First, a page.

Dear Rabbi

We are supposed to rejoice in the month of Adar and especially on Purim. But what if you’re just not feeling it? I for one am not!



Dear Sam

On every Shabbat and Jewish festivals we recite the Psalm in which King David says, “I was happy whenever people said to me, ‘Let’s journey to the House of G-d.’” What did King David mean by this? 

The Midrash explains, the House of G-d refers to the Temple. But why would people make reference to a Temple that wasn’t built yet? Explains the Midrash, this refers to mean-spirited people who knew how much King David wanted to build the Temple, but G-d had denied him that opportunity because he was a man of war, and reserved the project for his son King Solomon. So they mockingly taunted him by saying, “Let’s go to the House of G-d.”

So why is he then happy? You would expect him to be hurt, upset, offended by these taunts. Yet, far from being angered, King David says, “I’m happy” – because whatever their malicious intent, at least this means that the Temple is on their minds which reflects, if nothing else, a subconscious yearning for it to be built – and that in itself will ensure that it gets built!” The instinctive response would have been a negative one. They expose a wound in his heart. But he saw the silver lining. He looked beneath the superficial exterior of the concern at hand and saw the implicit blessing within: Same reality, completely different perspective.

We tend to think that emotions are simply what we feel. We don’t choose our likes and dislikes, our resentments and joys. They catch us and hold us helpless in their grip. So we conclude that we can’t help feeling what we feel, and that we are at the mercy of external events.

But King David in this verse suggests something profoundly different: what we feel is largely determined by what we think, how we interpret external events, and how we react to them – this is something that is completely under our control. 

We all have issues or concerns of sorts against which we have also have goodness and things to be grateful for. Yes, stuff happens, life doesn’t always go to plan. But to worry, to feel depressed has never helped anyone. Hence the tactic of looking to replace negative thoughts with positive ones. Don’t worry Sam. Stay happy!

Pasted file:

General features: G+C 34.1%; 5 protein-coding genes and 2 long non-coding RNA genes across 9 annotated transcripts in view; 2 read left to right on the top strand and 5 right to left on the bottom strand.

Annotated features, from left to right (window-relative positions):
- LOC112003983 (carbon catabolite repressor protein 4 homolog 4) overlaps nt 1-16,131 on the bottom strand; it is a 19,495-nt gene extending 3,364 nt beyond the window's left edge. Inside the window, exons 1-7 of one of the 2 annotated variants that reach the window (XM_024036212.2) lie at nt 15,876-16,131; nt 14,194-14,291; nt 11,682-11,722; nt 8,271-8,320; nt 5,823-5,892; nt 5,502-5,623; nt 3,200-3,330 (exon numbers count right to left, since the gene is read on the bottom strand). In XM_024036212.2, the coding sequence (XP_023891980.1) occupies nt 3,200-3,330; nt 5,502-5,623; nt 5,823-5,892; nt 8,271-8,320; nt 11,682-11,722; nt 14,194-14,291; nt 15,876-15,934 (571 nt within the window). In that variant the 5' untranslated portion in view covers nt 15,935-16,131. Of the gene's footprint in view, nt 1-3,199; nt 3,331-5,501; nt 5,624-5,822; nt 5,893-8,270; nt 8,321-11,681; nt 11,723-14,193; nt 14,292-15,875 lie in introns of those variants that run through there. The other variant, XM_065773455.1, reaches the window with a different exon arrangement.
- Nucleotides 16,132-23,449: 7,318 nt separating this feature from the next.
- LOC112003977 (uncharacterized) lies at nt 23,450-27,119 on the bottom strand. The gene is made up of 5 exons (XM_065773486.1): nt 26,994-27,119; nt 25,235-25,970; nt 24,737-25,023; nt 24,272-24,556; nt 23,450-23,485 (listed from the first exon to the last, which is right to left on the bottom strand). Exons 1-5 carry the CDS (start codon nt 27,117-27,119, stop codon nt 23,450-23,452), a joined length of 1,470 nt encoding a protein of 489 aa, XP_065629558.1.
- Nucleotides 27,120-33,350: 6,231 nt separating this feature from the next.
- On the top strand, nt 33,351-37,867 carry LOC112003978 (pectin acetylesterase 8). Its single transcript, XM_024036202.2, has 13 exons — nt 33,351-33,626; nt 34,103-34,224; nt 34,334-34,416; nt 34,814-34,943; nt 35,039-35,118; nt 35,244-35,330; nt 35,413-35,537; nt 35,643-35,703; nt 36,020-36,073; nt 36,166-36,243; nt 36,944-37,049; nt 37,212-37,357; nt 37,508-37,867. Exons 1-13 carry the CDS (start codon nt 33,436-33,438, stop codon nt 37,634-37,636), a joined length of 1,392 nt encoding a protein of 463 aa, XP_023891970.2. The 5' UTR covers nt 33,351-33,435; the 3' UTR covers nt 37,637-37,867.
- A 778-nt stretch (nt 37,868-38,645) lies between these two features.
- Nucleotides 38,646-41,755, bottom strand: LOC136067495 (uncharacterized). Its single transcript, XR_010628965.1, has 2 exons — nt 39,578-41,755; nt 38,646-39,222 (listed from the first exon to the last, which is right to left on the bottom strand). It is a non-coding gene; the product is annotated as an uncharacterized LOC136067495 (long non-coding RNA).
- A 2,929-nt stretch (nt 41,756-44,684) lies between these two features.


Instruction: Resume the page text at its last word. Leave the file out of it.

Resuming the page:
Synagogue Miles

Dear Rabbi

As a warden of a particular shul which shall remain nameless, I am keen to know if you have any innovative ideas to get people to come back into Synagogue. It’s amazing how people have just fallen out of routine and won’t return.



Dear Anon

I am not sure why you feel the need to be anonymous. You are in the same boat as pretty much every other shul. However, I can share with you a scheme we launched in our Shul that is working a treat. Think air miles. The more one attends shul (there is a halachic registration process) the more discount they get on their membership. In addition, we’ve teamed up with local kosher shops and restaurants to offer them a discount, again based on their “prayer miles.” If one attends daily and Shabbat for a total of 35 weeks in the year, one gets platinum status which entitles them to a 50% discount on membership in the coming year, plus they get to choose the subject matter of my sermon for 3 Shabbatot. Hey it’s not a perfect formula but it works.


Are You All In?

Dear Rabbi

In the opening of the story of the book of Esther we are given so much detail about King Achasverosh’s feast – the vessels and utensils, the materials and fabrics used. Who cares? Can’t we cut things short and finish quicker?



Dear Josh

King Achashverosh threw an enormous party to celebrate his consolidation of power on the Persian throne. It is a drunken, decadent bacchanal that lasts for a full 180 days, followed by an after party for another seven days. Arguably, the only relevant detail of that party is that the mad king summoned his wife to come, she refuses and he ultimately does a Henry VIII on her. 


But there’s an important lesson here. When Achashverosh throws a party, he goes all in. He would not settle for mediocrity. If he can have it over the top, he will have it just that way! If he can drink for 187 days, so be it. If he can give his people a memory of a life time, this is what he will do. 

The invaluable lesson is this: Even this crazy king understood that in life you’ve got to give it all you got! Don’t do things by half measures. As they say in Latin: “Carpe Diem!” Life calls on us to live it to the fullest. Or as they say in modern jargon: “Go big or go home!” 

He was a drunken dictator. If even he understood this, how much more so do we need to understand this! Invest yourself in all that you do! Show up to life and to love with every fibre of your being. Flex all of your soul and emotional muscles. Hold nothing back. 

Have a joyous Purim!